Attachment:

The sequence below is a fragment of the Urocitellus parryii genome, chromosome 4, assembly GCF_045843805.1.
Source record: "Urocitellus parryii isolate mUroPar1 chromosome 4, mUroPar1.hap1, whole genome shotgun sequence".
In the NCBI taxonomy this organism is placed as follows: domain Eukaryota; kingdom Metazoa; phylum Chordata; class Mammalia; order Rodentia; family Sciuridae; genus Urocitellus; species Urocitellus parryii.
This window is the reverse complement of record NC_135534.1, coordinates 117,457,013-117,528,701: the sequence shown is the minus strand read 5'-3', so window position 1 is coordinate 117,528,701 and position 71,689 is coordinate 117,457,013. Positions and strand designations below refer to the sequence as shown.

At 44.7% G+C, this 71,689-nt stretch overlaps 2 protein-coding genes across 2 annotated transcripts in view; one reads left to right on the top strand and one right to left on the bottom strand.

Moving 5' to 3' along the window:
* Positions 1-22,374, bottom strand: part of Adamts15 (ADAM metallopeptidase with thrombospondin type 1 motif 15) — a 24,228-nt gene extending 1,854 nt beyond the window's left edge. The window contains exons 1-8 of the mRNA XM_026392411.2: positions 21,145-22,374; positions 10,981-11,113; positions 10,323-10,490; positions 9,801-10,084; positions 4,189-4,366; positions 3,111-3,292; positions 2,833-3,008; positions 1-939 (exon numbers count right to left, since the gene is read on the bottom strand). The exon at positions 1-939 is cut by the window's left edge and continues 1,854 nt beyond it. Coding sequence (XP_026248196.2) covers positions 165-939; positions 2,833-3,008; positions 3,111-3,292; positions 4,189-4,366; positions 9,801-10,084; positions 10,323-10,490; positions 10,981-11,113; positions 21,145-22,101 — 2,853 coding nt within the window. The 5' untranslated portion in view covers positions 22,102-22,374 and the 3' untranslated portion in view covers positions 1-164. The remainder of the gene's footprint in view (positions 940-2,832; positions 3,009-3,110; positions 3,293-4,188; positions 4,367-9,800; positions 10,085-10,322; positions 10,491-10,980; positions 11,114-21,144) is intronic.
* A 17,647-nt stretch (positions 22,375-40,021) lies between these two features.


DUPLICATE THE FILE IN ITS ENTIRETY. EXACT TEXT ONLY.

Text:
The sequence below is a fragment of the Urocitellus parryii genome, chromosome 4, assembly GCF_045843805.1.
Source record: "Urocitellus parryii isolate mUroPar1 chromosome 4, mUroPar1.hap1, whole genome shotgun sequence".
In the NCBI taxonomy this organism is placed as follows: domain Eukaryota; kingdom Metazoa; phylum Chordata; class Mammalia; order Rodentia; family Sciuridae; genus Urocitellus; species Urocitellus parryii.
This window is the reverse complement of record NC_135534.1, coordinates 117,457,013-117,528,701: the sequence shown is the minus strand read 5'-3', so window position 1 is coordinate 117,528,701 and position 71,689 is coordinate 117,457,013. Positions and strand designations below refer to the sequence as shown.

At 44.7% G+C, this 71,689-nt stretch overlaps 2 protein-coding genes across 2 annotated transcripts in view; one reads left to right on the top strand and one right to left on the bottom strand.

Moving 5' to 3' along the window:
* Positions 1-22,374, bottom strand: part of Adamts15 (ADAM metallopeptidase with thrombospondin type 1 motif 15) — a 24,228-nt gene extending 1,854 nt beyond the window's left edge. The window contains exons 1-8 of the mRNA XM_026392411.2: positions 21,145-22,374; positions 10,981-11,113; positions 10,323-10,490; positions 9,801-10,084; positions 4,189-4,366; positions 3,111-3,292; positions 2,833-3,008; positions 1-939 (exon numbers count right to left, since the gene is read on the bottom strand). The exon at positions 1-939 is cut by the window's left edge and continues 1,854 nt beyond it. Coding sequence (XP_026248196.2) covers positions 165-939; positions 2,833-3,008; positions 3,111-3,292; positions 4,189-4,366; positions 9,801-10,084; positions 10,323-10,490; positions 10,981-11,113; positions 21,145-22,101 — 2,853 coding nt within the window. The 5' untranslated portion in view covers positions 22,102-22,374 and the 3' untranslated portion in view covers positions 1-164. The remainder of the gene's footprint in view (positions 940-2,832; positions 3,009-3,110; positions 3,293-4,188; positions 4,367-9,800; positions 10,085-10,322; positions 10,491-10,980; positions 11,114-21,144) is intronic.
* A 17,647-nt stretch (positions 22,375-40,021) lies between these two features.